Advertising allows many content creators to offer their content and news to you, the consumer, without having to directly charge you for it. Many consumers prefer this as a way to pay for their content. According to a 2013 survey by the Digital Advertising Alliance (a self-regulatory group funded by advertising industry participants), 75.4% of consumers said they would rather get free ad-supported content.
“Successful advertising rarely succeeds through argument or calls to action. Instead, it creates positive memories and feelings that influence our behavior over time to encourage us to buy something at a later date. No one likes to think that they are easily influenced. In fact, there is plenty of evidence to suggest that we respond negatively to naked attempts at persuasion. Instead, the best advertisements are ingenious at leaving impressions.”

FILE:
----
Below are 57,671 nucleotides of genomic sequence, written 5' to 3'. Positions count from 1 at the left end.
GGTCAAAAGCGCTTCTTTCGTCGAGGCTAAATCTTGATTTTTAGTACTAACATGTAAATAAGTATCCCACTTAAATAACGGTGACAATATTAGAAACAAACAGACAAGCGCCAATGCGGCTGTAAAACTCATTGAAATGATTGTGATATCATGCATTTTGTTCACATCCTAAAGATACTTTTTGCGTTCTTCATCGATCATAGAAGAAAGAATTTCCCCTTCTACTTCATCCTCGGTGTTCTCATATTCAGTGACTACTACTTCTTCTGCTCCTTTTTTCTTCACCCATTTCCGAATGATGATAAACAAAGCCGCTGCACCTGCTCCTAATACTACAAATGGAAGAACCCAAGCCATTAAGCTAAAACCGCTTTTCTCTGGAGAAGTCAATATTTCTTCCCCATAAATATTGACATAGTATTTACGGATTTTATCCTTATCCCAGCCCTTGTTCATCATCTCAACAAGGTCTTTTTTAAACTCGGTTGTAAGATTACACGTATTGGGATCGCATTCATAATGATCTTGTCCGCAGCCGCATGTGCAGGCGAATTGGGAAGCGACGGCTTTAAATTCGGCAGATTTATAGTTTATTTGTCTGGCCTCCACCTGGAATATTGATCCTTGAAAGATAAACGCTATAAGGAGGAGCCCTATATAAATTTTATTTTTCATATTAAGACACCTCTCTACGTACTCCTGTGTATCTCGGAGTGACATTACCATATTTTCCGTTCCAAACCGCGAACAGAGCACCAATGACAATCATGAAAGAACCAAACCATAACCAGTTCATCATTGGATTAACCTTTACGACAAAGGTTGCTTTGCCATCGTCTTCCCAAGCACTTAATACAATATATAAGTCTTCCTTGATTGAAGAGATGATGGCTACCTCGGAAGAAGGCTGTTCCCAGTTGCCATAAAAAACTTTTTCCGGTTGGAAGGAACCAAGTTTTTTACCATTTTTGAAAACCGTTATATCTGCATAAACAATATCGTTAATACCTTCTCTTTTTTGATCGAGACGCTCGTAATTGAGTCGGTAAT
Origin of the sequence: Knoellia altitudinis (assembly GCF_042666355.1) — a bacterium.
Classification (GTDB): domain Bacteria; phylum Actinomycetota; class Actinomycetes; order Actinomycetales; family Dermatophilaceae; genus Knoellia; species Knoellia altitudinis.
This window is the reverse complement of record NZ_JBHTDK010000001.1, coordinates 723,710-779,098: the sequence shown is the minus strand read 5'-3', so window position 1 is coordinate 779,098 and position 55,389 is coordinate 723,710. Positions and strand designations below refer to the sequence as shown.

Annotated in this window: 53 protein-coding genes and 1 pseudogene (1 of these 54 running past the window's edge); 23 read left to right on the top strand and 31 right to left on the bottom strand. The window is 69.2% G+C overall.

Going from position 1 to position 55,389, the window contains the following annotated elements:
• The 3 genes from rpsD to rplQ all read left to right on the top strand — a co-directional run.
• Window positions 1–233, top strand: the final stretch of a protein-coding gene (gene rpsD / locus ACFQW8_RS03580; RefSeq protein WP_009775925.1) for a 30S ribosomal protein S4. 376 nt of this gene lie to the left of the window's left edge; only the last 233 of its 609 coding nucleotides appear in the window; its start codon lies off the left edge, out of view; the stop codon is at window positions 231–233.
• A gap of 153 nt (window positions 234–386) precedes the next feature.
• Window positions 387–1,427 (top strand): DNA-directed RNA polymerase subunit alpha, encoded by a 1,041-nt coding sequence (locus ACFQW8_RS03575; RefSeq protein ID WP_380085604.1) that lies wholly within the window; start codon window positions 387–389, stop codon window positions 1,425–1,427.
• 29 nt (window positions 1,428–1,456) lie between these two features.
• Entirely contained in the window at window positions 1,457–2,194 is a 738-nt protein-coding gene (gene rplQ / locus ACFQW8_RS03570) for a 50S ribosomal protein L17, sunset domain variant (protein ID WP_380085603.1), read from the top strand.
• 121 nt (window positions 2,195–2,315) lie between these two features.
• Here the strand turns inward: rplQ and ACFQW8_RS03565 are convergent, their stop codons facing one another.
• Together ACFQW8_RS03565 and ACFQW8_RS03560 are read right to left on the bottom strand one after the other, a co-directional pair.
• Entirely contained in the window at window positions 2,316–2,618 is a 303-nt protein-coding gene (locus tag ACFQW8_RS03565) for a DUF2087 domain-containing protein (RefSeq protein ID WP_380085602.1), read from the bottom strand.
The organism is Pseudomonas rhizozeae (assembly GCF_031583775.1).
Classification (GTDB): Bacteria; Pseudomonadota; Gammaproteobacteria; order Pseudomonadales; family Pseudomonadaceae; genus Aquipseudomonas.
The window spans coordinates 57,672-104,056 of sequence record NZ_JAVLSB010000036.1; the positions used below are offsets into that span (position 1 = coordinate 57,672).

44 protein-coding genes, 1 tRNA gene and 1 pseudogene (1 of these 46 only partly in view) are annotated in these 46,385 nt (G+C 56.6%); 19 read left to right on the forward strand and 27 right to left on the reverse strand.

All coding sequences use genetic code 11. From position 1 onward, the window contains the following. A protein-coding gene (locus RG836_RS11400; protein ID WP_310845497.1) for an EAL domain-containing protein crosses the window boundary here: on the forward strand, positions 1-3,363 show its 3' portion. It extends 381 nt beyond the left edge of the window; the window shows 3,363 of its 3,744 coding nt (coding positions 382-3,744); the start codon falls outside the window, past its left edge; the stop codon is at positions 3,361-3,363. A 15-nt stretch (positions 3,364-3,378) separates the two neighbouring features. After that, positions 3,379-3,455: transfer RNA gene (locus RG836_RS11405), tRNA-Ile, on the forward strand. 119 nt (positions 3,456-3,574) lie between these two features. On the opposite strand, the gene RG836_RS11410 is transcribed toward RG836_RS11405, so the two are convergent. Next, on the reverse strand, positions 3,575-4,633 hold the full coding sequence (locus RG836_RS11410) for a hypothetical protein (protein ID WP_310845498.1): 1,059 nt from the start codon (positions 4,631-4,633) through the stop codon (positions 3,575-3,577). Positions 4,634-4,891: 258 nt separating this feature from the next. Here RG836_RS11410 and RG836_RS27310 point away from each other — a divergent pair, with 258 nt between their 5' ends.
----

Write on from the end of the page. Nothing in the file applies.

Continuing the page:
Why Good Advertising Works (Even When You Think It Doesn’t) by Nigel Hollis (The Atlantic, 8/11/2011)
Others have written that advertising can be entertaining and improve the quality of your life, but it is primarily today a way of funding access to information. Commentator and CUNY Professor Jeff Jarvis writes:
Some have all but given up on advertising. I have not — not only because we cannot afford to lose its support and see journalism and other media shrink or retreat behind paywalls. I have not given up because I believe reform is possible and I even see a business opportunity in it, with decent advertising rising above the marketplace of drek. We can indeed create a new scarcity in advertising by accepting and thus anointing only the best — and having the courage at last to reject and fire the worst.
Advertising is not inherently bad, and people seem to like getting content without directly paying for it; but clearly there are several systemic issues that need to be addressed. With our fellow ChangeAdvertising collaborators, we hope to help facilitate some of those conversations here and elsewhere in the public sphere.